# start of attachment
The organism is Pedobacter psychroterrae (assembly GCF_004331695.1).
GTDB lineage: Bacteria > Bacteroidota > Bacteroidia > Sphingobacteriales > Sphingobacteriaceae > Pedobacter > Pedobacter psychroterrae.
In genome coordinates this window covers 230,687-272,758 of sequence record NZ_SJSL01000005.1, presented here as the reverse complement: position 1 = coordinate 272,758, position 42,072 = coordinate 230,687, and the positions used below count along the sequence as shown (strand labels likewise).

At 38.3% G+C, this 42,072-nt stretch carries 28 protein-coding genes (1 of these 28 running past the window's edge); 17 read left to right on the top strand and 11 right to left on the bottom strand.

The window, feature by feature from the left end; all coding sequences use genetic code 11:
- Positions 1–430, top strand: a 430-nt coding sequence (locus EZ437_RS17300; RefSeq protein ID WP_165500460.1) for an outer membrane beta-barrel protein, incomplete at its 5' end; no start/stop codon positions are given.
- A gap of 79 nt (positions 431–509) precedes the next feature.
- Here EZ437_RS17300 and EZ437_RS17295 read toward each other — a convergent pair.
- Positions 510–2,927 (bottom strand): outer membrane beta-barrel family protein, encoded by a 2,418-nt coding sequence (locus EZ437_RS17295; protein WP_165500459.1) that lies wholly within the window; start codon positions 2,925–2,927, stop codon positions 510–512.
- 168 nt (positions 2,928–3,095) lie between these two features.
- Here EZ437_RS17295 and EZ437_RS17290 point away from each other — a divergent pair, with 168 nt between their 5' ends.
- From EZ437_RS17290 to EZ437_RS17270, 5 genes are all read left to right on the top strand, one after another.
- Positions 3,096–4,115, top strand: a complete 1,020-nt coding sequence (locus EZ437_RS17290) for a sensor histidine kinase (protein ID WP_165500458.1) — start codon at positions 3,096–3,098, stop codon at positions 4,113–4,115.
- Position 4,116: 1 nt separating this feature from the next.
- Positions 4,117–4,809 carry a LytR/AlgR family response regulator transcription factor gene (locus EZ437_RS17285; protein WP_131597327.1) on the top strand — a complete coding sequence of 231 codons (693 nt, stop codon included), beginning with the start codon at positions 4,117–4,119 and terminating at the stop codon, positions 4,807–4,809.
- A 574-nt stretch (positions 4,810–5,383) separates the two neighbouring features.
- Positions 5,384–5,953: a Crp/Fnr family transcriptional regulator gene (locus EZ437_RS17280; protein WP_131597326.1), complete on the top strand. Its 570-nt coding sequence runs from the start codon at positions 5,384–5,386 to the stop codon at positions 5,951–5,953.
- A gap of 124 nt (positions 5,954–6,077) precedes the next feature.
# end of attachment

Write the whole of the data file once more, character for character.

The organism is Pedobacter psychroterrae (assembly GCF_004331695.1).
GTDB lineage: Bacteria > Bacteroidota > Bacteroidia > Sphingobacteriales > Sphingobacteriaceae > Pedobacter > Pedobacter psychroterrae.
In genome coordinates this window covers 230,687-272,758 of sequence record NZ_SJSL01000005.1, presented here as the reverse complement: position 1 = coordinate 272,758, position 42,072 = coordinate 230,687, and the positions used below count along the sequence as shown (strand labels likewise).

At 38.3% G+C, this 42,072-nt stretch carries 28 protein-coding genes (1 of these 28 running past the window's edge); 17 read left to right on the top strand and 11 right to left on the bottom strand.

The window, feature by feature from the left end; all coding sequences use genetic code 11:
- Positions 1–430, top strand: a 430-nt coding sequence (locus EZ437_RS17300; RefSeq protein ID WP_165500460.1) for an outer membrane beta-barrel protein, incomplete at its 5' end; no start/stop codon positions are given.
- A gap of 79 nt (positions 431–509) precedes the next feature.
- Here EZ437_RS17300 and EZ437_RS17295 read toward each other — a convergent pair.
- Positions 510–2,927 (bottom strand): outer membrane beta-barrel family protein, encoded by a 2,418-nt coding sequence (locus EZ437_RS17295; protein WP_165500459.1) that lies wholly within the window; start codon positions 2,925–2,927, stop codon positions 510–512.
- 168 nt (positions 2,928–3,095) lie between these two features.
- Here EZ437_RS17295 and EZ437_RS17290 point away from each other — a divergent pair, with 168 nt between their 5' ends.
- From EZ437_RS17290 to EZ437_RS17270, 5 genes are all read left to right on the top strand, one after another.
- Positions 3,096–4,115, top strand: a complete 1,020-nt coding sequence (locus EZ437_RS17290) for a sensor histidine kinase (protein ID WP_165500458.1) — start codon at positions 3,096–3,098, stop codon at positions 4,113–4,115.
- Position 4,116: 1 nt separating this feature from the next.
- Positions 4,117–4,809 carry a LytR/AlgR family response regulator transcription factor gene (locus EZ437_RS17285; protein WP_131597327.1) on the top strand — a complete coding sequence of 231 codons (693 nt, stop codon included), beginning with the start codon at positions 4,117–4,119 and terminating at the stop codon, positions 4,807–4,809.
- A 574-nt stretch (positions 4,810–5,383) separates the two neighbouring features.
- Positions 5,384–5,953: a Crp/Fnr family transcriptional regulator gene (locus EZ437_RS17280; protein WP_131597326.1), complete on the top strand. Its 570-nt coding sequence runs from the start codon at positions 5,384–5,386 to the stop codon at positions 5,951–5,953.
- A gap of 124 nt (positions 5,954–6,077) precedes the next feature.